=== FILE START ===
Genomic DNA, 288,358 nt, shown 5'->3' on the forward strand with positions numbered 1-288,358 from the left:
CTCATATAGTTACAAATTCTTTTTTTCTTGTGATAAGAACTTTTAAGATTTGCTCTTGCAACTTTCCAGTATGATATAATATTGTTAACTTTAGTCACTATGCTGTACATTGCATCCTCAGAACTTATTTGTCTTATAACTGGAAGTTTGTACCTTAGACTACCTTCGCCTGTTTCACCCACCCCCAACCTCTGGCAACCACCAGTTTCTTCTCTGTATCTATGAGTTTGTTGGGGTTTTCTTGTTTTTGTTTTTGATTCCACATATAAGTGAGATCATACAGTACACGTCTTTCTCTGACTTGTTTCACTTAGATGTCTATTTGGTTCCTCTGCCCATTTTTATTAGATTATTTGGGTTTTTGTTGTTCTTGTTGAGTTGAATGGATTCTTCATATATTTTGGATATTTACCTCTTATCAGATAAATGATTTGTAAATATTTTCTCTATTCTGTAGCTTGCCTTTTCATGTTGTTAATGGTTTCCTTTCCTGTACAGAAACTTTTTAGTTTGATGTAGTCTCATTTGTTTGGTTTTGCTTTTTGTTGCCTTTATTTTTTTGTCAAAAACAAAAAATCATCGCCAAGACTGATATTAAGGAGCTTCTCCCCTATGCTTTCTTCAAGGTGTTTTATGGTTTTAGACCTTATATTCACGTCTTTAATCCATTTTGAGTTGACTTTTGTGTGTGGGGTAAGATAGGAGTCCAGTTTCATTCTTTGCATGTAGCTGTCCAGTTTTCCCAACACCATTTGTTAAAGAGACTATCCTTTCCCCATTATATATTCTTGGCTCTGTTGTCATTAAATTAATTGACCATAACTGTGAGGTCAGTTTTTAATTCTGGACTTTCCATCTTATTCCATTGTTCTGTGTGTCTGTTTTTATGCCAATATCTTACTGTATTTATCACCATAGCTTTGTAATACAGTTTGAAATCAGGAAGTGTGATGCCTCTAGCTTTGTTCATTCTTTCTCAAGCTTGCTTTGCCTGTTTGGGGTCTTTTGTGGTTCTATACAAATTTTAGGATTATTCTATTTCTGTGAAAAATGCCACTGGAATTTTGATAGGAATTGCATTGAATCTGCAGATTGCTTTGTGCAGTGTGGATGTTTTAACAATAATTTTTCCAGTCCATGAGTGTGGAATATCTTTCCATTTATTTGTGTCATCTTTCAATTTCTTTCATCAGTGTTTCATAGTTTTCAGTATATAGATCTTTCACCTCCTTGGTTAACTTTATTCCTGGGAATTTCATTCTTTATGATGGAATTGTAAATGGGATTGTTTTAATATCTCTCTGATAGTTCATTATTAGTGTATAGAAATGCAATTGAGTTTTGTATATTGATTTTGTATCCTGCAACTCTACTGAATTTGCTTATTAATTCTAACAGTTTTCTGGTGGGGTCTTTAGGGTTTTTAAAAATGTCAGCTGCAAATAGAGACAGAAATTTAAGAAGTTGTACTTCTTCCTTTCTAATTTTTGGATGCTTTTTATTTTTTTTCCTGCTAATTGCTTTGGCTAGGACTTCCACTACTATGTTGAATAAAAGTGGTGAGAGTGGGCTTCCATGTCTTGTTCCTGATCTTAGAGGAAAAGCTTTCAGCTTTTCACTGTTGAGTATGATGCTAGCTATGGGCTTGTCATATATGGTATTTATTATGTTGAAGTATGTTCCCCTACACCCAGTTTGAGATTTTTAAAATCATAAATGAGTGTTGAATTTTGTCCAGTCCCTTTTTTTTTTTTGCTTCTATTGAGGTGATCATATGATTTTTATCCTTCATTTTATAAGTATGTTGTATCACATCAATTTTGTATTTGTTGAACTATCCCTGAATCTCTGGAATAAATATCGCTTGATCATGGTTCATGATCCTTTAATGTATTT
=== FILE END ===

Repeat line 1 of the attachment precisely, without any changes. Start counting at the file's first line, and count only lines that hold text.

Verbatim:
Genomic DNA, 288,358 nt, shown 5'->3' on the forward strand with positions numbered 1-288,358 from the left: